As far as the antipathy of the West for her own Church, there seems to be an explanation that lies in the socio-historico-cultural specificities of each side of the Empire. As you know, the Western empire has had a fate different from that of the Eastern. John H. Randall, in "The Making of the Modern Mind," said that the conditions created by the structure ended up outgrowing, and eventually destroying, the structure. In other words, Western Chrisitanity created the conditions of its own destruction. but it also means, on the other hand, that we still live in the world born with the monastic orders, the Papacy and the great cathedrals. This world, however, has grown, matured and changed, and now started to decay.
The Roman Church, through monasticism particularly, has sowed the seeds of scientism and mechanism, where all parts are strictly regulated. Those seeds were later to grow the harvest of modern science (which thus owes as much from the Ancient Hellens as mediaeval monasticism) which will conflict and ultimately triumph over the religious faith of the Church of Rome, its very sower.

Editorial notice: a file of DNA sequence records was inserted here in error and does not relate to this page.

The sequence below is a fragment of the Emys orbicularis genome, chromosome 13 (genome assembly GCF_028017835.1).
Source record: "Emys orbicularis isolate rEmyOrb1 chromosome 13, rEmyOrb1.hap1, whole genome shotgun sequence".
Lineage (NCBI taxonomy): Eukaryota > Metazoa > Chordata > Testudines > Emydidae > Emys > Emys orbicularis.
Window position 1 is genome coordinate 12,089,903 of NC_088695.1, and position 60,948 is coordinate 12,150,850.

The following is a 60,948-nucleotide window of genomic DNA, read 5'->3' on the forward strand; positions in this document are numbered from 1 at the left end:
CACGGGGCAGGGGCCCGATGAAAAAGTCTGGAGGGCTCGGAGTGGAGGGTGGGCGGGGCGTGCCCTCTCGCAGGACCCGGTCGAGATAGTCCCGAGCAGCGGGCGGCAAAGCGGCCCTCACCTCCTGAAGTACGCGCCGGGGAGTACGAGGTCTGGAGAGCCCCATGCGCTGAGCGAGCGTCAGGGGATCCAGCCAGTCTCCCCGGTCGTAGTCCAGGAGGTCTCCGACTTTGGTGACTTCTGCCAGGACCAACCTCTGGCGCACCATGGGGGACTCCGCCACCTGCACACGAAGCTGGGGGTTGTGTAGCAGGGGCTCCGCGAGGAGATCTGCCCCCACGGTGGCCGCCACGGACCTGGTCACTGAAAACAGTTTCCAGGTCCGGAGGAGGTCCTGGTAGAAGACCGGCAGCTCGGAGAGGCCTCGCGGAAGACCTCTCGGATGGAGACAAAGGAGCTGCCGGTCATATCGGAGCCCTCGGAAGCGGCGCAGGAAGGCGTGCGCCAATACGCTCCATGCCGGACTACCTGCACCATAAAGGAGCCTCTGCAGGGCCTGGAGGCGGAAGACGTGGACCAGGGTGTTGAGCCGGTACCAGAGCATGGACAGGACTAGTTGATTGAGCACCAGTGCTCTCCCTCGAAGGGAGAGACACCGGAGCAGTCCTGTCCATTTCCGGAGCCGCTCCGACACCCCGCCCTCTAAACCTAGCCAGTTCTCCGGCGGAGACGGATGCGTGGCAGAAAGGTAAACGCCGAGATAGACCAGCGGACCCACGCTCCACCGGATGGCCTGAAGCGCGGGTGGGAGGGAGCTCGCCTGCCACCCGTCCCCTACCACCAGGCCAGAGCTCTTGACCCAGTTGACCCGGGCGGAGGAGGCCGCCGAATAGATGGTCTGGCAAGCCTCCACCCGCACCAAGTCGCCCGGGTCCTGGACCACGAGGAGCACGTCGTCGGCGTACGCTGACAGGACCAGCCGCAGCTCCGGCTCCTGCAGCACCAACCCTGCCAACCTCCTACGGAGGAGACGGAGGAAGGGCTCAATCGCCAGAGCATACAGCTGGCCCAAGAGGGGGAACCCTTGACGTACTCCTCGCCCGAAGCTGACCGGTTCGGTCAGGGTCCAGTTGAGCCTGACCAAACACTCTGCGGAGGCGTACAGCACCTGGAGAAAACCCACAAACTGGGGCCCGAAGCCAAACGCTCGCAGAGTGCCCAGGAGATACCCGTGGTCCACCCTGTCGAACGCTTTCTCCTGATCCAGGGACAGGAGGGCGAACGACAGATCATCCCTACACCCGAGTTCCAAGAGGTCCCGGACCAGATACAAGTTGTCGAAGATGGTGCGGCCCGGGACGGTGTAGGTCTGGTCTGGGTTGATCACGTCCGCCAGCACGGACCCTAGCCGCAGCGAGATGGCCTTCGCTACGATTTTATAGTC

But there is a second political cause to this separation. The Latin Church became, in the 13th century, a political as well as a spiritual entity,pretending to rule over all of Christendom (including Byzatium if possible). This interest of the Papacy to organize a Pan-European Superstate (for it was such, where canon law would be the supreme law over all other royal laws) obviously conflicted with the interests of the monarchs of Western Christendom, who selfishly prefered to strengthen their own holdings than following a remote religious cause. If the Papcy scored the first victories (the coronation of Charlemagne, the humiliation of Henry of Germany in front of Pope Gregory, the Crusades), the monarchs eventually were the victors. The bitter conflict in Italy between the Guelfs and the Ghibellines, in which Dante and Petrarch's father were exiled, summarizes all the tensions between the two powers, the one spiritual and idealist, the other secular and realist. If a power supported the Papacy, it was often to secure that power's own agenda, and not as an idealist and selfless act.